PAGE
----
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Reasons You Could Be Denied a Green Card

Posted on in Green Cards

Stamford green card attorneyIf you are a foreign citizen currently living in the United States, you may be thinking about applying for an adjustment of status (AOS) using Form I-485. If your AOS application is approved, you will be given a green card, and you will be able to live and work in the U.S. for as long as you want.

In our last post, we explained the requirements to qualify for a green card. However, even if you meet all of the qualification criteria, your application could still be denied. In this post, we will explain some of the reasons why U.S. Citizenship and Immigration Services (USCIS) might deny an AOS application. 

Reasons for Denial of an Adjustment of Status

Here are some of the common reasons that the USCIS might deny your AOS application:

  • You failed to complete the application correctly, including all supporting documentation and English translations of any documents that are not in English.
  • The petitioner (that is, the U.S. citizen or lawful permanent resident who is sponsoring your immigration) did not provide sufficient documentation to prove that they meet the financial requirements for minimum income and/or assets.
  • You originally entered the U.S. without the proper temporary visa.
  • You overstayed your visa or otherwise failed to continuously maintain a lawful immigration status since your entry into the U.S. You can overcome this barrier if you can show that the failure was not your fault or was due to a “technicality,” such as a school official’s failure to renew a student’s status or failure by the USCIS to process a request for an extension of stay in a timely manner.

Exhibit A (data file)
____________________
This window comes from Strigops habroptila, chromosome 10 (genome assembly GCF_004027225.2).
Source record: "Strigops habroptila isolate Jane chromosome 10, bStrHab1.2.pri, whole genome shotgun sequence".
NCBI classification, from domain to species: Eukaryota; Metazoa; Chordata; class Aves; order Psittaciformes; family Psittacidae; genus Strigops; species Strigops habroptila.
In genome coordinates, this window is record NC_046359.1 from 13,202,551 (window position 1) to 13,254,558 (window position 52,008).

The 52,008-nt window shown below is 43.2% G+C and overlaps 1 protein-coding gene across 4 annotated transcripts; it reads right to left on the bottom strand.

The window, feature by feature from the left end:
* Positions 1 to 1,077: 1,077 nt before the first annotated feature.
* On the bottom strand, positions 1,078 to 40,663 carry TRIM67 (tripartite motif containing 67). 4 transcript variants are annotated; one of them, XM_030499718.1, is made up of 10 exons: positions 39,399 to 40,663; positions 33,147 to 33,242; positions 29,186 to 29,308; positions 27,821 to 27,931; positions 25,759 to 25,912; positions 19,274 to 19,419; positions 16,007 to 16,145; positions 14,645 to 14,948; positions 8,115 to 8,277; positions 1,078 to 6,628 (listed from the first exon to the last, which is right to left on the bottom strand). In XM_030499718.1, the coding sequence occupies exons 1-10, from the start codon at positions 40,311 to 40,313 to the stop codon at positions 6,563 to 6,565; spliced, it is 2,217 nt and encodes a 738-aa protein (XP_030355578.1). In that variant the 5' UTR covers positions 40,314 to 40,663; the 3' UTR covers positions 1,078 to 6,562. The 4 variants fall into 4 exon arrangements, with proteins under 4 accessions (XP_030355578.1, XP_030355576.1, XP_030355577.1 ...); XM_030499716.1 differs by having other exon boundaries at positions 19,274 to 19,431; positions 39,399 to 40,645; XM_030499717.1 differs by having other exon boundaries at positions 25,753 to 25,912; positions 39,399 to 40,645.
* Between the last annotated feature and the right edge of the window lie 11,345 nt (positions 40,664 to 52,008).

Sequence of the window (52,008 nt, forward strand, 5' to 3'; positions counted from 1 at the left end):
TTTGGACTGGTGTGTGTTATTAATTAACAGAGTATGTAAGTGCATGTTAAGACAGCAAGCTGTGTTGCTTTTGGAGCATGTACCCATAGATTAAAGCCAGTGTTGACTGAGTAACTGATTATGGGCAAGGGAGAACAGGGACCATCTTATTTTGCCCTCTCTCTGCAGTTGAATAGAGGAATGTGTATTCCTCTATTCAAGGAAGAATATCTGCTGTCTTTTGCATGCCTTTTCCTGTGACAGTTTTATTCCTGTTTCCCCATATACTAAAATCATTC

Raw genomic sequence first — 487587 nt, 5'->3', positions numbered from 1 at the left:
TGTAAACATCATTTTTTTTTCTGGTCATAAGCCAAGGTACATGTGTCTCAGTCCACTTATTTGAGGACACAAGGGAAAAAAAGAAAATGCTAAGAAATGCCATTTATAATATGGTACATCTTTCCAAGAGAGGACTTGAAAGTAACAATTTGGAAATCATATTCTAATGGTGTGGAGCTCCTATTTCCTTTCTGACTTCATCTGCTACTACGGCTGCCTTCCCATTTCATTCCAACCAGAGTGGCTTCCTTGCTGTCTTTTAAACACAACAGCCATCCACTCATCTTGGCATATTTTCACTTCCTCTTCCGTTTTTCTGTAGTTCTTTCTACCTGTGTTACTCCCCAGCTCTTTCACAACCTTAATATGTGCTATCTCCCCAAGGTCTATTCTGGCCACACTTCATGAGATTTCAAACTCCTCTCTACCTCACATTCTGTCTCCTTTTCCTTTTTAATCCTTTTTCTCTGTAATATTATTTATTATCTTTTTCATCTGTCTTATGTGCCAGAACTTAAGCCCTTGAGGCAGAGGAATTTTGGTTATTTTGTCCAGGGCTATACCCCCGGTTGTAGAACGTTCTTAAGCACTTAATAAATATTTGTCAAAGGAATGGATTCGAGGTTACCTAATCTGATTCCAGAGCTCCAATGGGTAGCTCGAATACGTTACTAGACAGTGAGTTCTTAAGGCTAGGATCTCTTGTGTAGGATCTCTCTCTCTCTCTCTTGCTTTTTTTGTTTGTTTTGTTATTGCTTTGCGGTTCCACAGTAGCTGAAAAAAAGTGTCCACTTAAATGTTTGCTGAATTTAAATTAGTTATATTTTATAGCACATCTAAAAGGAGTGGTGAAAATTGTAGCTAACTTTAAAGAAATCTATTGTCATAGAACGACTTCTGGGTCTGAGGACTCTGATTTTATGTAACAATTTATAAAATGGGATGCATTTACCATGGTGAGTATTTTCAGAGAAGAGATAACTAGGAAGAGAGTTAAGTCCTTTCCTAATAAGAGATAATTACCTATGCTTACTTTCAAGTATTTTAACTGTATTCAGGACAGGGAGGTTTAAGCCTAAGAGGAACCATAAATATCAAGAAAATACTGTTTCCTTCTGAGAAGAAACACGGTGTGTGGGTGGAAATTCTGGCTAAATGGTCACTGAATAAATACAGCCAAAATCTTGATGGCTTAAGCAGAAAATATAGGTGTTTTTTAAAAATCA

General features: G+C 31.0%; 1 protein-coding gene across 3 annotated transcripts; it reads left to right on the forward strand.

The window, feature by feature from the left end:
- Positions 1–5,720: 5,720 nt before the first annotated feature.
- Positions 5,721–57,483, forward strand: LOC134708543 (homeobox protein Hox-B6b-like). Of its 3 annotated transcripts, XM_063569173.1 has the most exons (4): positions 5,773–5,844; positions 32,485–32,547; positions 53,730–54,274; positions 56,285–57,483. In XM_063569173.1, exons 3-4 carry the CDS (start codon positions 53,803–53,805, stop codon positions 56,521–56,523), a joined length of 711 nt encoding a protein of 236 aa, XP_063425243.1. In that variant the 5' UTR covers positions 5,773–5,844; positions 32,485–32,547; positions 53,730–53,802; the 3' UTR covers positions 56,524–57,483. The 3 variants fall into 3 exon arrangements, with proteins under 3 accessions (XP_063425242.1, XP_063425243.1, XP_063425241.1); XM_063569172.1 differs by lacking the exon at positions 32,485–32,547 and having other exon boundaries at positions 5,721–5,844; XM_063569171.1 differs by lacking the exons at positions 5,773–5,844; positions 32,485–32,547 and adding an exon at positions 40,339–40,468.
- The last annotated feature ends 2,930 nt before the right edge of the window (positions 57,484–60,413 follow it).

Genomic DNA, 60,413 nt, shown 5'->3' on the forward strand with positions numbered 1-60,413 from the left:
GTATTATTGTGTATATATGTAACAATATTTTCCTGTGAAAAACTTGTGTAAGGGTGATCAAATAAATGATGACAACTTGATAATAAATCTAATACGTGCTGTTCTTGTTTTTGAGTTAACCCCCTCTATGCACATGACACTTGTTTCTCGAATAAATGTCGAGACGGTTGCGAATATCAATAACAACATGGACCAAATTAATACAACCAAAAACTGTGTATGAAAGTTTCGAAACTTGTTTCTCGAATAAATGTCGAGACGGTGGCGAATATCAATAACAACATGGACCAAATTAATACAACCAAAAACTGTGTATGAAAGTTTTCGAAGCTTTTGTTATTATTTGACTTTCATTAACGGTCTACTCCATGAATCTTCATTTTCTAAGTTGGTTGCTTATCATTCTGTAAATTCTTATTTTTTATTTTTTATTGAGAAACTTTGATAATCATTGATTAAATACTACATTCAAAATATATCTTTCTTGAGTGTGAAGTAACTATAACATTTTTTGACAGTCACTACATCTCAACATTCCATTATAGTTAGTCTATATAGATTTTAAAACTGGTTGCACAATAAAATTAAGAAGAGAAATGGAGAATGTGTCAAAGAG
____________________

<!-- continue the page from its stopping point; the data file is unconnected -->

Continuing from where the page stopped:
• You left the U.S. while your AOS application was pending, and you failed to file Form I-131 to obtain an Advance Parole Document. 
  • You unlawfully took a job (that is, worked for pay) in the U.S. prior to applying for AOS. For example, if you enter the U.S. on a K-1 fiancé visa or an F-1 student visa, you cannot be lawfully employed without an Employment Authorization Document (EAD) or a green card.
  • You are seeking to adjust your status based upon a marriage that is not legitimate.
  • You committed a serious crime in the U.S., or you did not honestly answer questions about your past encounters with law enforcement.
  • You are deemed inadmissible to the U.S. for health or other reasons.

These are just some of the reasons that an adjustment of status may be denied. 

Conversely, the spouse, child, or parent of a U.S. citizen may be exempt from some of the above reasons for denial simply because of their Immediate Relative (IR) status. For example, suppose you are a U.S. citizen, and your foreign mother visits you in the U.S. She decides she would like to remain in the U.S. permanently and overstays her visitor visa. That particular violation will be overlooked because your mother falls into the IR category. Your mother can still file Form I-485 and adjust her status to lawful permanent resident, which will typically take a few months to process. However, if your visitor was your sister, she falls into the Family Preference (F visa) category, which is subject to annual quotas and a queue that could extend for several years. Her visa overstay would likely result in her green card application being denied.

Consult a Knowledgeable Darien, CT Immigration Lawyer 

Before applying for an adjustment of status, seek the aid of an experienced Fairfield County immigration attorney. Attorney Hector Gonzalez-Velez is well-versed in the workings of the USCIS and the common reasons for denial of an adjustment of status. We will make sure that your green card application has the best possible chance of approval. Contact Gonzalez Law Office, LLC at 203-323-1440. 




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